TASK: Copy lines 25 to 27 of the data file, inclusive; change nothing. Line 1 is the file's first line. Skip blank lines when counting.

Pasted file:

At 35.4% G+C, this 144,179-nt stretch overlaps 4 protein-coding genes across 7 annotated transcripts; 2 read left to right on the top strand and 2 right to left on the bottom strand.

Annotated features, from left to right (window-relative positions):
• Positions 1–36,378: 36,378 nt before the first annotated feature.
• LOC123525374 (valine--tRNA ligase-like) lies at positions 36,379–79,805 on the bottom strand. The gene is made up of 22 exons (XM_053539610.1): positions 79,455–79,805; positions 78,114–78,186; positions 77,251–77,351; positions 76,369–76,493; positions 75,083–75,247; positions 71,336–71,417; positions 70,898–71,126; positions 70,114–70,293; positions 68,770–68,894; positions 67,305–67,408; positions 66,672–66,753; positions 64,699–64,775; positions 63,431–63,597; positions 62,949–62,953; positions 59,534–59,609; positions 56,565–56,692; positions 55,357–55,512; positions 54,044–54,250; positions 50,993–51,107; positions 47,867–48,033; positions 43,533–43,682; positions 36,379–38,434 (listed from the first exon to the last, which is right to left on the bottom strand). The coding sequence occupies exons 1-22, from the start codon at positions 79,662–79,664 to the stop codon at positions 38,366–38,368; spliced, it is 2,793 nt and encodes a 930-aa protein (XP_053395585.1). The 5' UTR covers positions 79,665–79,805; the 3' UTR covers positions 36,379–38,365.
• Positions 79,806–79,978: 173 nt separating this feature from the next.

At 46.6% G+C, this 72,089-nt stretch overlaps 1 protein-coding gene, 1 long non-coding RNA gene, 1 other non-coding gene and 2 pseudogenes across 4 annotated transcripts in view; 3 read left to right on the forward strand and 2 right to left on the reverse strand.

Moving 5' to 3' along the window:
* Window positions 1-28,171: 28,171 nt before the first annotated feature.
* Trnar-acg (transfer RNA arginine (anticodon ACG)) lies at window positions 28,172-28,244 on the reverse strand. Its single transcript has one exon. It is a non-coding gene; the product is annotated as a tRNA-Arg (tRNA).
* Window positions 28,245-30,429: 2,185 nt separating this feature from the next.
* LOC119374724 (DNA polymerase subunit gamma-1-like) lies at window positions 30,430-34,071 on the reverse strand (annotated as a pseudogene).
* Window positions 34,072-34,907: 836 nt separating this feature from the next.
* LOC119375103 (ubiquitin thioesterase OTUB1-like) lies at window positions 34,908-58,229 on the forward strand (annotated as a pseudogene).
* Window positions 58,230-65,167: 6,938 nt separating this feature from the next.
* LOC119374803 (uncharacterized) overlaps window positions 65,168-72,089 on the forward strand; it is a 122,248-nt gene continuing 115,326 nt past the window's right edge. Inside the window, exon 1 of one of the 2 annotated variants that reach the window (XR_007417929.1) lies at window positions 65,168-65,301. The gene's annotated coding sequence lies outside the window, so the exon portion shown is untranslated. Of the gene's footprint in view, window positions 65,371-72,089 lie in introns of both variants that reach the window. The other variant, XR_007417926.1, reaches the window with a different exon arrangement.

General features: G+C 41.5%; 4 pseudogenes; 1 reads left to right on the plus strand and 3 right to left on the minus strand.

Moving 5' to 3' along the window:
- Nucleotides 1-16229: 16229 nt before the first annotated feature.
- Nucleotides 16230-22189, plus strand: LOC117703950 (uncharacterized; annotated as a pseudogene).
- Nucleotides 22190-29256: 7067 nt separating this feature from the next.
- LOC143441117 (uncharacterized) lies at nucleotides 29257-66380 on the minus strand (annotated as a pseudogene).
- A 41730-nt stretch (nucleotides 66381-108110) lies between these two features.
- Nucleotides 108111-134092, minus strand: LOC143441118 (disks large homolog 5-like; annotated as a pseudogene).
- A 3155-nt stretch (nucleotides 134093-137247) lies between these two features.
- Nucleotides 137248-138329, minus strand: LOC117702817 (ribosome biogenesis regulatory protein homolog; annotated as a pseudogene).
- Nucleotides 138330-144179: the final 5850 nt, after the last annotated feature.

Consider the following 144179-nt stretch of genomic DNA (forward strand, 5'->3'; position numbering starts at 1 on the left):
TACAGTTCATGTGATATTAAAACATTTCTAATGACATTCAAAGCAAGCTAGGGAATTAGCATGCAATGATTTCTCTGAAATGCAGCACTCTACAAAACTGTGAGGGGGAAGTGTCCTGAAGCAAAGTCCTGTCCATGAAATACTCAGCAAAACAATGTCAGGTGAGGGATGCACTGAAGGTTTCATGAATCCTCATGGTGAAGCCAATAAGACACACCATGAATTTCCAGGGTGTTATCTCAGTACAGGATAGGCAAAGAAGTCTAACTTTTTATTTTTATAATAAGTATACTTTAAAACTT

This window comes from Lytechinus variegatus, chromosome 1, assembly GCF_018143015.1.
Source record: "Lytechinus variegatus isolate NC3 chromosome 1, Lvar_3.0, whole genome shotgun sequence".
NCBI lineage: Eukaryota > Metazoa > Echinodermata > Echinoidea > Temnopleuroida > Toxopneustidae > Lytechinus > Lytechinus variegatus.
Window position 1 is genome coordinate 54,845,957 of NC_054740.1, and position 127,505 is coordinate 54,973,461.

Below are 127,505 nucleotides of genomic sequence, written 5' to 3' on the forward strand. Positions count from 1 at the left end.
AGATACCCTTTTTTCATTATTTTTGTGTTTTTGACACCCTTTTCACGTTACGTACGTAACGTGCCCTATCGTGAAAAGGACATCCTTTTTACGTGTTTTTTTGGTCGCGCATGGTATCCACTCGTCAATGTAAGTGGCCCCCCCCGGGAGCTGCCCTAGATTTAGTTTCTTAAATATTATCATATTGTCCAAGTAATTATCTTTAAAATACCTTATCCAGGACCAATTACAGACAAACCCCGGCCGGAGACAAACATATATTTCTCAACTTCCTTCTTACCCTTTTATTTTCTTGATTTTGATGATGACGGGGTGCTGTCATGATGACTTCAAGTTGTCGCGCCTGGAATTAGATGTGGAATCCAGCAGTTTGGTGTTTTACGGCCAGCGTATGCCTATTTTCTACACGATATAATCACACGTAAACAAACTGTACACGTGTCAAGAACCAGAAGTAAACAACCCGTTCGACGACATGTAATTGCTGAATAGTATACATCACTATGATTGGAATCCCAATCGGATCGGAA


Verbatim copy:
- Nucleotides 137248-138329, minus strand: LOC117702817 (ribosome biogenesis regulatory protein homolog; annotated as a pseudogene).
- Nucleotides 138330-144179: the final 5850 nt, after the last annotated feature.

Consider the following 144179-nt stretch of genomic DNA (forward strand, 5'->3'; position numbering starts at 1 on the left):